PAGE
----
BIRCH, John I (1615-91), of The Homme, nr. Leominster and Garnstone Manor, nr. Weobley, Herefs.
Available from Boydell and Brewer
Family and Education
b. 7 Sept. 1615, 2nd but 1st surv. s. of Samuel Birch of Ardwick Manor, Manchester, Lancs. by Mary, da. of Ralph Smith of Doblane House, Manchester. m. (1) c.1643, Alice (d. 1675), da. of Thomas Deane of Bristol, wid. of Thomas Selfe, grocer, of Bristol, 2s. (1 d.v.p.) 3da.; (2) Winifred (d. 1717), da. of Matthew Norris of Weobley, 1s. d.v.p. suc. fa. 1669.1
Capt. of vol. ft. (parliamentary), Bristol 1643; lt.-col. of ft. (parliamentary) 1643–4, col. 1644–5; gov. Bath 1645, Hereford 1645–6; col. of horse 1646–8, ft. Feb.–Oct. 1660; commr. for indemnity 1647–9, to estates [S] 1648; councillor of State 25 Feb.–31 May 1660; commr. excise Feb. 1660–4, Admiralty Mar.–July 1660, disbandment Sept. 1660–1, 1679, maimed soldiers 1660–1; auditor of excise (for life) 1661; commr. for trade 1668–72, wine duties 1670–4; treasurer for loyal and indigent officers 1671.2
High steward, Leominster 1648–June 1660.3
Chairman, cttee. of privileges and elections 23 Jan.–21 Oct. 1689.
In his heyday ‘the roughest and boldest speaker in the House’, Birch was still a man to be reckoned with in the Commons when re-elected in 1690, in his 75th year. His keenness to secure his return for Weobley was such that he reneged on a promise to propose Thomas Foley II* to the borough, possibly fearing the outcome of a contest against the other declared candidate, Robert Price*. Classed as a Whig in Lord Carmarthen’s (Sir Thomas Osborne†) analysis of the new Parliament, he made his first recorded speech of the opening session on 3 Apr. 1690, in the committee of supply, when he recalled to the attention of the House a suggestion offered in the previous Parliament for a tax on alehouses and brandy-cellars. In doing so he took the opportunity to make some criticisms of the conduct of public affairs:
I cannot easily swallow how we are brought into this necessity of money. I shall touch it very tenderly. Here is another year lost; but let us do what we can. Last year, by God’s blessing, with hay and oats, you might have done your work. But it is more reasonable to provide the money than talk of things now; and nothing was so unseasonable as the prorogation of the last Parliament; that undid your business, and . . . set you a year backward.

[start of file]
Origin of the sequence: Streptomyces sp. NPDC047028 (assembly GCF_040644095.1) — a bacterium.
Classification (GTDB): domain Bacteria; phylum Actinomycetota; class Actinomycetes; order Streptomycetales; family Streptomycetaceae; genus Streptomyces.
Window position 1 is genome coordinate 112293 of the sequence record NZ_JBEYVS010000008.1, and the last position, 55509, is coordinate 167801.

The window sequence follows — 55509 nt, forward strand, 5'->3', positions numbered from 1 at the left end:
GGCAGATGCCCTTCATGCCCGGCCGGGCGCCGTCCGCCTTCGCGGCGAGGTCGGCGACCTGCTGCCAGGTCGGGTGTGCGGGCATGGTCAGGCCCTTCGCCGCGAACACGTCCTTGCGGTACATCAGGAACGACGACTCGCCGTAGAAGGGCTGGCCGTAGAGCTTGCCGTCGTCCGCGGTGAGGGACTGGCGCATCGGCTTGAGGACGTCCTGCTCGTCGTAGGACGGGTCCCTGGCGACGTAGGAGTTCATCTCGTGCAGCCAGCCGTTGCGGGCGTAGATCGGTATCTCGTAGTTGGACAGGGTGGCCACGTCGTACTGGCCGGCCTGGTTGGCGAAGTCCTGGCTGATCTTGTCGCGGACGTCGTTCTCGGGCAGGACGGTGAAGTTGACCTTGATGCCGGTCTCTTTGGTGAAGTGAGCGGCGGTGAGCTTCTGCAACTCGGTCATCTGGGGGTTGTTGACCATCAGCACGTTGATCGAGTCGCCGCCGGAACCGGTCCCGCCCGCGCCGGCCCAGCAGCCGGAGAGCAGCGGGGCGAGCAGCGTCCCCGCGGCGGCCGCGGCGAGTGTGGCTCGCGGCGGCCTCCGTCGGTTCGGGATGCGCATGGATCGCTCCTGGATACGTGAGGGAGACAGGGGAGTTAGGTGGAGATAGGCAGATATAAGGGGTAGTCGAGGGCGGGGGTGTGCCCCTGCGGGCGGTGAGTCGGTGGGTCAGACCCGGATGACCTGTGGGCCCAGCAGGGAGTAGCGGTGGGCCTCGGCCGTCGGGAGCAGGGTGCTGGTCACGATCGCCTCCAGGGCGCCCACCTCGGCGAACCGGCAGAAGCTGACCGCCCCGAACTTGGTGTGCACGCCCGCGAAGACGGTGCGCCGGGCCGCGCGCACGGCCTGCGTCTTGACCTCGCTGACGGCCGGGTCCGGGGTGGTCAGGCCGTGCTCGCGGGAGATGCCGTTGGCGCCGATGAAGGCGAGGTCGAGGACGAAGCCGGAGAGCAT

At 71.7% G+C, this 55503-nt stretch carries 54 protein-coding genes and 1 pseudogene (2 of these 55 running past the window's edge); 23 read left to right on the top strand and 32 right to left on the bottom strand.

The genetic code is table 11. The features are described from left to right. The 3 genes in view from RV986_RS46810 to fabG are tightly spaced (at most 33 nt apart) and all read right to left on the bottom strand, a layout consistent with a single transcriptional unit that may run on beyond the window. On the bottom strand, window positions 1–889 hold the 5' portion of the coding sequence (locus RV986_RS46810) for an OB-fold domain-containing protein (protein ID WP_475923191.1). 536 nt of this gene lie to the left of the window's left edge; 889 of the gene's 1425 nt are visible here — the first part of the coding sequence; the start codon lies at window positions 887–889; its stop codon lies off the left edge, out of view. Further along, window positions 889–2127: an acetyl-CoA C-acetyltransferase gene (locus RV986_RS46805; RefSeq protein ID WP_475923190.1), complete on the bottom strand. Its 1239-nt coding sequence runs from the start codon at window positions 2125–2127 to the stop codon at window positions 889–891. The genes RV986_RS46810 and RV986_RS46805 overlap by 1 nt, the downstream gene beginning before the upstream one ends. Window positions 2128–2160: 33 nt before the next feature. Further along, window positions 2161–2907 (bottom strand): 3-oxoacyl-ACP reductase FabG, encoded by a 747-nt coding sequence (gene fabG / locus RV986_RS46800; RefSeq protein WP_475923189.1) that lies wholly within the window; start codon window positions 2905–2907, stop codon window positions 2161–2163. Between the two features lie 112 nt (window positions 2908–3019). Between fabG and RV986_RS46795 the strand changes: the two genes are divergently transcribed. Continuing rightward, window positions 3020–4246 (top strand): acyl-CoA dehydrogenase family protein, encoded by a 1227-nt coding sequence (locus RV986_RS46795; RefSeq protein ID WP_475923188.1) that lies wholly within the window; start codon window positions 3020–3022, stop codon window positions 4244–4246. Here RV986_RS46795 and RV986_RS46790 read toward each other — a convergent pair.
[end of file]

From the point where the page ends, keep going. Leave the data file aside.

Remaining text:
On 8 Apr. he was appointed to the drafting committee on a bill to reverse the quo warranto of 1683 against the city of London, a subject on which he spoke several times: he moved on 17 Apr. that the sheriffs of London be called in to present their petition; proposed on 22 Apr. that counsel be heard on the bill in committee, in order, as he said, to prevent a ‘misunderstanding’ between Parliament and the City; and on 24 Apr. intervened again in another debate on the bill. Also on the 24th he spoke against the motion for an address to thank the King for the changes that had been made in the London lieutenancy. ‘Pray let this address alone’, he begged, ‘until we have beaten our enemies’. His main arguments, however, concerned the character of the alterations. He deplored factional vindictiveness, and reminded his audience of the unhappy events (as he saw them) that had followed the Restoration: ‘one sort of people, who acted in a corner . . . made men criminated in most corners of the kingdom; this brought us into a low condition’. Moreover, he urged the House to ‘examine’ what sort of men the new appointees were, ‘and do not give thanks hand over hand for these men’. Later in the debate he put forward the idea that, rather than make an address, the House should vote for the imposition of an oath of abjuration. Full texts of his speeches do not survive, but at some point he evidently committed a slip of the tongue from which his enemies profited, in talking of ‘overloading the cart’, an image which inevitably recalled his own reputed origins as a carrier. He acted as a teller on 23 Apr., against the bill to settle John Snell’s charity to maintain poor scholars at Oxford University. As it was reported, his speech on 28 Apr. against a clause in the bill of security, to lodge a power in the crown to commit into custody without bail persons suspected of treasonable correspondence with King James, was a masterpiece of ellipsis and innuendo, repeating attacks on the ministers that he had vented before. ‘I am an ancient man’, he began,